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Sports Tourism Is Big in Growing Group Travel

Sports ETA CEO: 'The sky’s the limit'

By Kathy Gibbons

The city of Salem, Virginia, has embraced sports tourism and hosted more NCAA collegiate events than any other city in the U.S. || Courtesy of Salem Tourism

Want to attract more people to visit your area? Look to sports tourism, as many communities across the United States are.

John David, president and CEO of the Sports Events & Tourism Association (Sports ETA) headquartered in West Chester Township, Ohio, says that more than ever, sports tourism is growing. Even as new facilities are being built, everyone from convention and visitors bureaus and chambers of commerce to government leaders and parks and recreation departments—part of what David calls the “sports tourism ecosystem”—recognize the value of investing in this growing niche that the Sports ETA values as a $128 billion industry. Private equity investment is also “trickling down” into youth and amateur sports like never before in both event creation and management as well as facility development, David says.

“Over about a 10-year term … we’re going to see 72% growth in sports facilities,” David says during an address at the 2024 Pure Michigan Governor’s Conference on Tourism. “Why? Because it makes sense. There is so much development in the pipeline. People are looking at this opportunity in sports tourism. We can build a facility for youth sports that local citizens can use Monday through Thursday and we can pay for it Friday, Saturday, and Sunday with [tournaments, rentals, etc.].”

Sports ETA recently released its 2023 State of the Industry Report for the sports tourism industry. Conducted by Tourism Economics, with support from Northstar Meetings Group, the study showed that sports travelers spent $52.5 billion last year on a combination of transportation ($13.5 billion), lodging ($10.9 billion), and food and beverage ($9.7 billion). Additional spending included $6.9 billion for recreation, $6.5 billion for retail, and $4.7 billion for tournament operations.

A drone shot of the Salem Football Stadium in Salem, Virginia || Courtesy of Salem Tourism

Towns, cities, and states are taking notice—as they should, David says, describing sports tourism as “an opportunity for small and mid-markets.” He cites the example of the city of Salem, Virginia, which has embraced sports tourism and hosted more NCAA collegiate events than any other city in the country. “They made themselves Virginia’s championship city—a town of 25,000,” he says. “They’re hosting Division 2 and Division 3 championship events; [and their] completely synchronized parks and recreation and tourism [departments] have some of the best sports facilities in the United States.”

David cites Kansas City, Missouri, as an example of how a destination leverages sporting events to drive economic impact. The city recently unveiled the new CPKC Stadium for women’s soccer, which he said sold out its entire first season.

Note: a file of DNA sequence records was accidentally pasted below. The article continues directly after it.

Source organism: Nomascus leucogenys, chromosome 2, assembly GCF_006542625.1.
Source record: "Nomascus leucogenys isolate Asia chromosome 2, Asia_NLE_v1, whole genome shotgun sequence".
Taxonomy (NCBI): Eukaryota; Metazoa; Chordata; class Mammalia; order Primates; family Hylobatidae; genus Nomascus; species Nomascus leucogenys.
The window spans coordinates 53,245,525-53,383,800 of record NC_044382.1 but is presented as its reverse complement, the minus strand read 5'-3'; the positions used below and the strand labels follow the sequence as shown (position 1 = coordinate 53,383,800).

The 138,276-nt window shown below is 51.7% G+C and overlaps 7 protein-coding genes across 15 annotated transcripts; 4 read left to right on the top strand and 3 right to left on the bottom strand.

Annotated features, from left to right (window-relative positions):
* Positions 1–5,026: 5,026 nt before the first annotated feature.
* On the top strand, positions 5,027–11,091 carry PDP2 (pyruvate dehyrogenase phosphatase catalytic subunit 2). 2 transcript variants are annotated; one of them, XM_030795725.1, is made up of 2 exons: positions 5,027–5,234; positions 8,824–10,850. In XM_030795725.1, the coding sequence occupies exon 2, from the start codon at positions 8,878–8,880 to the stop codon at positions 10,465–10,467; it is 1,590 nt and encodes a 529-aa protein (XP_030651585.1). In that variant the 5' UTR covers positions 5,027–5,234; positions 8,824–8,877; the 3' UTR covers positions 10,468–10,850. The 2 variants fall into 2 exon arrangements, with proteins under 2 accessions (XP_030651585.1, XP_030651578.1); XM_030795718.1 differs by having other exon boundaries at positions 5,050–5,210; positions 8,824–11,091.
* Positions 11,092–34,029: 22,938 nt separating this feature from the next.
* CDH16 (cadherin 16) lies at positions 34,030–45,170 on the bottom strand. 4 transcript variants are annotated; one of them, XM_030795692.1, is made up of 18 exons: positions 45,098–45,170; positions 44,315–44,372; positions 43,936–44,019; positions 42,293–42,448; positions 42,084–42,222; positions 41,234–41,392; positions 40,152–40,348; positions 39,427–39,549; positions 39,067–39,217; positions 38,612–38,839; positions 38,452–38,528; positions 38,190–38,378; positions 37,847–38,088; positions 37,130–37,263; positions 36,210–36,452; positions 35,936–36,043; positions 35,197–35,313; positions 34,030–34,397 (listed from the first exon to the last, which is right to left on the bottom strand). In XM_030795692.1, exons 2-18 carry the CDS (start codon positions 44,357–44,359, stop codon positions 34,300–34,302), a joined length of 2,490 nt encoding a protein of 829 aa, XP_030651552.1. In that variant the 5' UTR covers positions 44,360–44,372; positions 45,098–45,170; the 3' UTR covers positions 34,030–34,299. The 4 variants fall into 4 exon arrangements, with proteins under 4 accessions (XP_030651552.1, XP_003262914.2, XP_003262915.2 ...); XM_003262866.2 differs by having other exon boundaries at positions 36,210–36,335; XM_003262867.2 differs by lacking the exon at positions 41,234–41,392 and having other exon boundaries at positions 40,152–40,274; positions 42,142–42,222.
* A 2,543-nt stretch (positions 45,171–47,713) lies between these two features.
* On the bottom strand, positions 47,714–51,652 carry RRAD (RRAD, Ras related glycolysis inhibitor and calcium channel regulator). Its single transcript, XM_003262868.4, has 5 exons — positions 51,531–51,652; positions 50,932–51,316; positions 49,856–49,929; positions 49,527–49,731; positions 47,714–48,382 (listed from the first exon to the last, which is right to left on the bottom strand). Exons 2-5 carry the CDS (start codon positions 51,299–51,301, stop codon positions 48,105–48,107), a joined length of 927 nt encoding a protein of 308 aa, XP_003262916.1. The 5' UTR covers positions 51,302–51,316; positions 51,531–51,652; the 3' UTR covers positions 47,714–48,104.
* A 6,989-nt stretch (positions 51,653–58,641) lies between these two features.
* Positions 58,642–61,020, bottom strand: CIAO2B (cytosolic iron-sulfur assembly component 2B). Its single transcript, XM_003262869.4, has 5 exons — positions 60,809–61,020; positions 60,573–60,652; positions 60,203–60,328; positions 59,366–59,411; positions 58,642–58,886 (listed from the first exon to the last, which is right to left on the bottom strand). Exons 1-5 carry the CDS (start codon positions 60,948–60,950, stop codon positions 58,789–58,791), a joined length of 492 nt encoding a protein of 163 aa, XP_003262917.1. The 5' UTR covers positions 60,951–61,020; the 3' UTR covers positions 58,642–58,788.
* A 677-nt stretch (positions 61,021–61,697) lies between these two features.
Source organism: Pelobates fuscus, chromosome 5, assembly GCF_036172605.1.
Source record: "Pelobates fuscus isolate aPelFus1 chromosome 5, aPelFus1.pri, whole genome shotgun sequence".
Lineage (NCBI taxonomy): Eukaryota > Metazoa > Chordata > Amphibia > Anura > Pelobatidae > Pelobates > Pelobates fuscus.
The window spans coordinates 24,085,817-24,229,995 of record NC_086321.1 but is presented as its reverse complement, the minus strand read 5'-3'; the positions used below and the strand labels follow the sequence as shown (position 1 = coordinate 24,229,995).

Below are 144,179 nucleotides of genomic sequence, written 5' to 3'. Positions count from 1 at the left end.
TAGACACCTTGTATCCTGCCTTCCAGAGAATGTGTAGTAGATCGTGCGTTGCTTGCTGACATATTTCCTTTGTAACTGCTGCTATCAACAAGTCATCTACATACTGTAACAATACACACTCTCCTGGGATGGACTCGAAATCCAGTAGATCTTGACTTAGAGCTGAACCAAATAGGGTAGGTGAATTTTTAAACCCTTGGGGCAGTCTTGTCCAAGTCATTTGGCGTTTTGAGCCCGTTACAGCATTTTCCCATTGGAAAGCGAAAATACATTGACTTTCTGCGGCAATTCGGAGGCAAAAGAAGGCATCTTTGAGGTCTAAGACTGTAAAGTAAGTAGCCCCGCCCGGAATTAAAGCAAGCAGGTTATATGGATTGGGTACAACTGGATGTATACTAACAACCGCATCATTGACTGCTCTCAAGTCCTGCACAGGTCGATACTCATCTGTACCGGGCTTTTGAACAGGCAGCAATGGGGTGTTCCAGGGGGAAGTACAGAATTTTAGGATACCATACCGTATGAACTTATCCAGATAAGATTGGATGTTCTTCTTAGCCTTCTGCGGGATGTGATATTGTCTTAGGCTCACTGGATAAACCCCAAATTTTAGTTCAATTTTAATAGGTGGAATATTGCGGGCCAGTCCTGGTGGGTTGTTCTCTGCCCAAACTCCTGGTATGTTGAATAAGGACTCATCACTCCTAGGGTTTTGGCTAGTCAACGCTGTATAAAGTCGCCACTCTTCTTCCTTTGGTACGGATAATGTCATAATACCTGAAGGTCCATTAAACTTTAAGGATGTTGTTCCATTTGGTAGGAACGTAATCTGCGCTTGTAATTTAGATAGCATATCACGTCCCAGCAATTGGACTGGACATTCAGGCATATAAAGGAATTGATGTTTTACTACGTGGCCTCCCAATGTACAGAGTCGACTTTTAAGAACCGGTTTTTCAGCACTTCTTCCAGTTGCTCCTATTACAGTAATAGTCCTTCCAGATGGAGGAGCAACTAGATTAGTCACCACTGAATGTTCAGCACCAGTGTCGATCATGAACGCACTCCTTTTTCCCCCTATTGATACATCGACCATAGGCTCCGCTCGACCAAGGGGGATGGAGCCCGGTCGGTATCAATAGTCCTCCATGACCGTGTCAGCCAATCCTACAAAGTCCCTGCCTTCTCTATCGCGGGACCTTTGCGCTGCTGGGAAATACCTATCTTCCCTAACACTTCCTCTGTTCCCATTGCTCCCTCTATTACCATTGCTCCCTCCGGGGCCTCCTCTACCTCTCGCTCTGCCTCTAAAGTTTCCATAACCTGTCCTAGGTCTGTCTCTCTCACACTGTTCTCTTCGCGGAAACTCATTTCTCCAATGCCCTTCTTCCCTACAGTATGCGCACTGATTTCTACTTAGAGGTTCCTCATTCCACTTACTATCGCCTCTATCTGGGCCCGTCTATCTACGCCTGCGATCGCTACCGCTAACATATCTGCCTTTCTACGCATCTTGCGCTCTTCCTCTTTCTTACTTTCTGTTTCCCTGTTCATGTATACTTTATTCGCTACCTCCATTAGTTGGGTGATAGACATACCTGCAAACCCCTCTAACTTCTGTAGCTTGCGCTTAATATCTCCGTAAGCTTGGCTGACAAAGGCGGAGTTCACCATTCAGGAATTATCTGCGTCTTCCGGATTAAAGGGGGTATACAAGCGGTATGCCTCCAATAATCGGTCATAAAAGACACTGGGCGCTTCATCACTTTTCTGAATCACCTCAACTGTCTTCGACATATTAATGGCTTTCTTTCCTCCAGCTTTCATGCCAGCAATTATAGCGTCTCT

“In fact, at our 2024 Sports ETA Symposium, we honored Kansas City with two industry awards: Event of the Year for the 2023 NFL Draft and Kathy Nelson, president and CEO of Visit KC and the KC Sports Commission, as the 2024 Sports Executive of the Year,” David notes. “Kansas City is a collaborative community where their sports commission convenes community partners to host dozens of sporting events each year.”

Rock Hill, South Carolina, just built a 170,000-square-foot sports and events center that David says has a $22.5 million annual economic impact including $7 million in hospitality taxes. It generated just under 200,000 room nights last year.

“I asked the mayor, ‘what would you have done differently?’” David says. “He said, ‘I would have built it twice the size.’”

In Michigan, the new championship-level Eastern Michigan University Rowing Course at Ford Lake in Ypsilanti Township is expected to put the region on the map as a key Midwest rowing venue. It is a partnership of the college, township, Marriott at Eagle Crest on Ford Lake, and Ann Arbor Sports Commission that David says is “a win all day long” as the new facility makes it possible to bid on attracting massive events.

The state of Illinois has established its Tourism Incentive Grant Program to provide grant funding that eligible entities can use to attract new out-of-state events when competing with other states’ destinations. Missouri has an Amateur Sporting Tax Credit Program that provides local community organizations with incentives to help them attract amateur sporting events to their communities.

“In sports, we always have to talk about the cycle,” David says. “Visitors come in and spend money, create economic impact, tax revenue. We like to tell people we are so much more than heads in beds. There’s economic impact, job creation, tax revenue … and the opportunity for children and families to have world-class facilities.”